passes. So Kuehne turned his attention to Europe. He had been
making full swings for only three weeks when, on a fateful Friday
in March, he got a call from his agency. "You're in at Qatar next
week," he was told. "You leave on Monday."
"Great," Kuehne said. "Where is Qatar?"
Five grand in airfare was all it took to find out. Admitting that
he was "extremely nervous," Kuehne three-putted five of the final
seven greens during the second round of the Qatar Masters to miss
the cut, but the adventure was just beginning. The European tour
has always smiled on free spirits like Kuehne, and the sponsors'
exemptions began to roll in. His situation is tenuous. Devoid of
any status, Kuehne is restricted to a maximum of seven sponsors'
exemptions unless he can make $176,493--equivalent to the earnings
of the final exempt player on last year's money list. Doing so
would allow him to accept an unlimited number of sponsors'
exemptions for the rest of this season, effectively giving him a
home away from home. If Kuehne doesn't come up with the required
earnings, the only viable place for him to play will be the U.S.
With his personal effects in storage in his hometown, Dallas,
Kuehne left for Qatar with his clubs and one suitcase. From there
he flew to Santo de Serra for the Madeira Island Open. He bought
a couple of turtlenecks in the pro shop, then opened the
tournament with a 67, hitting 16 greens, including three par-5s,
No one in golf can make a course cry uncle quite like Kuehne, who
is tall, strong, supple and a tremendous natural athlete. "He
hits it a lot farther than I do," Tiger Woods once said. "Henry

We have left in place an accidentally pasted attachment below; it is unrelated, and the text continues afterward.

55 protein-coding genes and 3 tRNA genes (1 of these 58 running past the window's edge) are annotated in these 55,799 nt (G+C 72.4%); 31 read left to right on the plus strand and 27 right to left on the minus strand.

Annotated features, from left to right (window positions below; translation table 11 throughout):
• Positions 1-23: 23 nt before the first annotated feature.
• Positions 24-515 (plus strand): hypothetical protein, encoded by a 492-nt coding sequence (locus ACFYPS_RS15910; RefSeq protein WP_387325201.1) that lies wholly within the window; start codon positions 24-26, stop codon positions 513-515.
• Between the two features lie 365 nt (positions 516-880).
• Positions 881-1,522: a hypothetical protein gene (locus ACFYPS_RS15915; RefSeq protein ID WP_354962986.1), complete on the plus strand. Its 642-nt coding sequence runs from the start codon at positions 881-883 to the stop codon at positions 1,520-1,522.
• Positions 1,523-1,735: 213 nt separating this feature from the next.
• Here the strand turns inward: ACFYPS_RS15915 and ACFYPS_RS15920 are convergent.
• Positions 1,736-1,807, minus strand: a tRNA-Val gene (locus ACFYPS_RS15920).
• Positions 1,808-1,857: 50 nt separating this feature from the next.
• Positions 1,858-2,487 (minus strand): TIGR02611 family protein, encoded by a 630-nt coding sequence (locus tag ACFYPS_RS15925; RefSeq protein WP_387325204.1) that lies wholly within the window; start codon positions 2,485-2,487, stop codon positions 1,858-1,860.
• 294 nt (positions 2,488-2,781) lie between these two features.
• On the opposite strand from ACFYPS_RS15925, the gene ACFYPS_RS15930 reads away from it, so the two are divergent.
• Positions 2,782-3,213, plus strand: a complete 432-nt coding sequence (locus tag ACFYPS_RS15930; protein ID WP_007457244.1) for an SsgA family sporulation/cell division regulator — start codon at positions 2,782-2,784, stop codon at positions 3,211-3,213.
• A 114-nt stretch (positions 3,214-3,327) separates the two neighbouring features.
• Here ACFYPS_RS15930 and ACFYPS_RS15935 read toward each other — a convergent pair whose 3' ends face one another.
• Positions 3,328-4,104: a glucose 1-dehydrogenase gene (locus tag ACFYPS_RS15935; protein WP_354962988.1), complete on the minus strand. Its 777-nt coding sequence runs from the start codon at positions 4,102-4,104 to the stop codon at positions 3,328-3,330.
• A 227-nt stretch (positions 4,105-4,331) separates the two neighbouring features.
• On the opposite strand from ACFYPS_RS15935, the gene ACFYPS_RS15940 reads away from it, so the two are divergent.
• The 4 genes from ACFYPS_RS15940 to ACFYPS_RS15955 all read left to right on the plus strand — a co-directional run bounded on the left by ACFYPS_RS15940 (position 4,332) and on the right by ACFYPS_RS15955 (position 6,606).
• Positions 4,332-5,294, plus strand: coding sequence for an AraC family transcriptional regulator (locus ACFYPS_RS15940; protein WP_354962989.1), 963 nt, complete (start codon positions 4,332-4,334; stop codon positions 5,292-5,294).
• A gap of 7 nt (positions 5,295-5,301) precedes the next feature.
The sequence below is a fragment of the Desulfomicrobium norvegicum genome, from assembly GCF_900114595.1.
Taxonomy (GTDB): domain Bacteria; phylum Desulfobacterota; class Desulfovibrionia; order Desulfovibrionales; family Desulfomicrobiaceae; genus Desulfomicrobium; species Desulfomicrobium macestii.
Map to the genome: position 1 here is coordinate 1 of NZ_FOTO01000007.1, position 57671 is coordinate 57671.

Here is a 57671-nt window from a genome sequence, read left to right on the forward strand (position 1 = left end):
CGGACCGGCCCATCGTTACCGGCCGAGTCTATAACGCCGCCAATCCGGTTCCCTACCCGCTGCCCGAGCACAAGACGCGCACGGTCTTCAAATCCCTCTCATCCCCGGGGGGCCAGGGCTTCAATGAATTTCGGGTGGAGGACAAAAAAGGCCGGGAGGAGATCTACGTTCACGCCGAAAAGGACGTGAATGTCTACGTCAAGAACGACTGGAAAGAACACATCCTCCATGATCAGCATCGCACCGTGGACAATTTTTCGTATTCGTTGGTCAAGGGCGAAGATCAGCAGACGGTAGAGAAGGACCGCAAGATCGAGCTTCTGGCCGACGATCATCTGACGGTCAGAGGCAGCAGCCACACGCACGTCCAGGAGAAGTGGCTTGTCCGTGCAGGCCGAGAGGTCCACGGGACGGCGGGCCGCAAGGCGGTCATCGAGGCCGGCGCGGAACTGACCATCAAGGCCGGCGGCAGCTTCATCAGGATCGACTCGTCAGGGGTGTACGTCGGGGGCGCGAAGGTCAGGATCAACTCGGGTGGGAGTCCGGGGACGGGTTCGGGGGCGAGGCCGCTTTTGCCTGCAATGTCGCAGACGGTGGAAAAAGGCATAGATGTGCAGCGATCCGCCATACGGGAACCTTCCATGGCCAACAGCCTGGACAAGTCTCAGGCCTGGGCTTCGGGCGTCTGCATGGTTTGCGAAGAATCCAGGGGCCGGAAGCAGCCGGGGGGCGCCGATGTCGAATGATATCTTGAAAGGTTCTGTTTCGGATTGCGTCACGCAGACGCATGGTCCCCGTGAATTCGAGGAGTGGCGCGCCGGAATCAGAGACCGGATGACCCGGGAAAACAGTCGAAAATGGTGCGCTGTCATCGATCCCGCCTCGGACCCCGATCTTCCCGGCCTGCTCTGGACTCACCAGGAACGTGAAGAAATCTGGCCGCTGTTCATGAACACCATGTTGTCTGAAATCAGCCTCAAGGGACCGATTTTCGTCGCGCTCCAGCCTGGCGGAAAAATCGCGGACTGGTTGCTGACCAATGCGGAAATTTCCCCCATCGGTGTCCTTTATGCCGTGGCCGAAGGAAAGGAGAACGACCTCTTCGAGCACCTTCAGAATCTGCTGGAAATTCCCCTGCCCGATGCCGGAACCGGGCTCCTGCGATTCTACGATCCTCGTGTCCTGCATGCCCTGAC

is longer than anyone I've ever played with." Kuehne, though,
doesn't have Tiger's attitude; he has Reggie Jackson's. It's
either a home run or a strikeout, with little in between. He was
sailing through the second round in Madeira when he went 6-5-10,
the last achieved on a short par-5. He came back to birdie the
next hole, then had three more birdies coming in to make the cut.
"I enjoy watching him play so much," says Paul Marchand, the
Houston-based coach with whom Kuehne has been working since
January, after breaking with the more rigid, technical Hank
Haney. "There's no telling what might happen offensively. Of
course, Henry can also slap it around with the best of them
Kuehne has also had more than his share of odd fortune. On the
second hole of the final round in Madeira, the head of his driver
flew off and, since he'd left the States in such a rush, he had
no backup. He played the final 16 holes without a wood in his bag
but still shot a 71 to finish 47th and earn $3,571.
Things were interesting off the course, too. Kuehne has been